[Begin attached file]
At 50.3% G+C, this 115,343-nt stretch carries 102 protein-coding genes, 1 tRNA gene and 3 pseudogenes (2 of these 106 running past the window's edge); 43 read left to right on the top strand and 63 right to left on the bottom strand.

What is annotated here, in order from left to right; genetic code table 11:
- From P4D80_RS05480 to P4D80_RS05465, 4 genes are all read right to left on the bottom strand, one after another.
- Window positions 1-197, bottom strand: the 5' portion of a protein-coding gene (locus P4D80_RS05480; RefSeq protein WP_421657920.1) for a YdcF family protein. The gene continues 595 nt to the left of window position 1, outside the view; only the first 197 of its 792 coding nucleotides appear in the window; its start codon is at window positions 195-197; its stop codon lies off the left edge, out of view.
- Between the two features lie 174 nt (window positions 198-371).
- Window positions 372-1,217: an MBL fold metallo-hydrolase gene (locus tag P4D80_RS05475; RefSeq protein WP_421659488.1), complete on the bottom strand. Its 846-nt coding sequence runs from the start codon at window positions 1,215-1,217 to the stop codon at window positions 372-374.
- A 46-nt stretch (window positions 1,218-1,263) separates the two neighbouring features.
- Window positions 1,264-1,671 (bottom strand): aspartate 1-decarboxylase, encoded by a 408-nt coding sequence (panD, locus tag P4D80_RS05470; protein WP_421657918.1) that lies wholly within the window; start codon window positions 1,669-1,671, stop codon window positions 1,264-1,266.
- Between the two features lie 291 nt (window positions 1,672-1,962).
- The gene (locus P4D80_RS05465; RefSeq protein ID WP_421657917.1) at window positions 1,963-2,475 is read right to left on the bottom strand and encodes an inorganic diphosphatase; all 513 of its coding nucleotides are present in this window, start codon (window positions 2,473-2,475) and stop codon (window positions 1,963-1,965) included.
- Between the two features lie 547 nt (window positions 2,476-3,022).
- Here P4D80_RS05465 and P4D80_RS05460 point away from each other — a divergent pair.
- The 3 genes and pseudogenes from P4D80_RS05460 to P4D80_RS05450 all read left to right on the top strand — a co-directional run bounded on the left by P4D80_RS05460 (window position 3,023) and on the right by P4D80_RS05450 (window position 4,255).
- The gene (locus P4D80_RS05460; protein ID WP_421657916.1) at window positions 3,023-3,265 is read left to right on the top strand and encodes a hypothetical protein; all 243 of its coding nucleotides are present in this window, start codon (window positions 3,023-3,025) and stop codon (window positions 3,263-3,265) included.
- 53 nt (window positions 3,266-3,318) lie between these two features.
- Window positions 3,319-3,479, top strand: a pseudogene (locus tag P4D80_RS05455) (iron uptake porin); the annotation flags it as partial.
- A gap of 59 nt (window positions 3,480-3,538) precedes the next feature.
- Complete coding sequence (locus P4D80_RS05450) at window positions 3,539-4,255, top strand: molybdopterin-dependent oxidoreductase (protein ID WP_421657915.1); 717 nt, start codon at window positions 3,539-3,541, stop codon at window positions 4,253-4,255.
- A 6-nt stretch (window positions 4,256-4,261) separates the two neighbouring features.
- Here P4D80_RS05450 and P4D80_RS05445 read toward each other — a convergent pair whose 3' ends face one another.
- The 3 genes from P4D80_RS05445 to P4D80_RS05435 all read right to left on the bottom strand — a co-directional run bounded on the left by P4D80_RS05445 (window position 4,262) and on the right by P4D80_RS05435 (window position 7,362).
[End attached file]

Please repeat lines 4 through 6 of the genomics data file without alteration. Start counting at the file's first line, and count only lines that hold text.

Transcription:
- Window positions 1-197, bottom strand: the 5' portion of a protein-coding gene (locus P4D80_RS05480; RefSeq protein WP_421657920.1) for a YdcF family protein. The gene continues 595 nt to the left of window position 1, outside the view; only the first 197 of its 792 coding nucleotides appear in the window; its start codon is at window positions 195-197; its stop codon lies off the left edge, out of view.
- Between the two features lie 174 nt (window positions 198-371).
- Window positions 372-1,217: an MBL fold metallo-hydrolase gene (locus tag P4D80_RS05475; RefSeq protein WP_421659488.1), complete on the bottom strand. Its 846-nt coding sequence runs from the start codon at window positions 1,215-1,217 to the stop codon at window positions 372-374.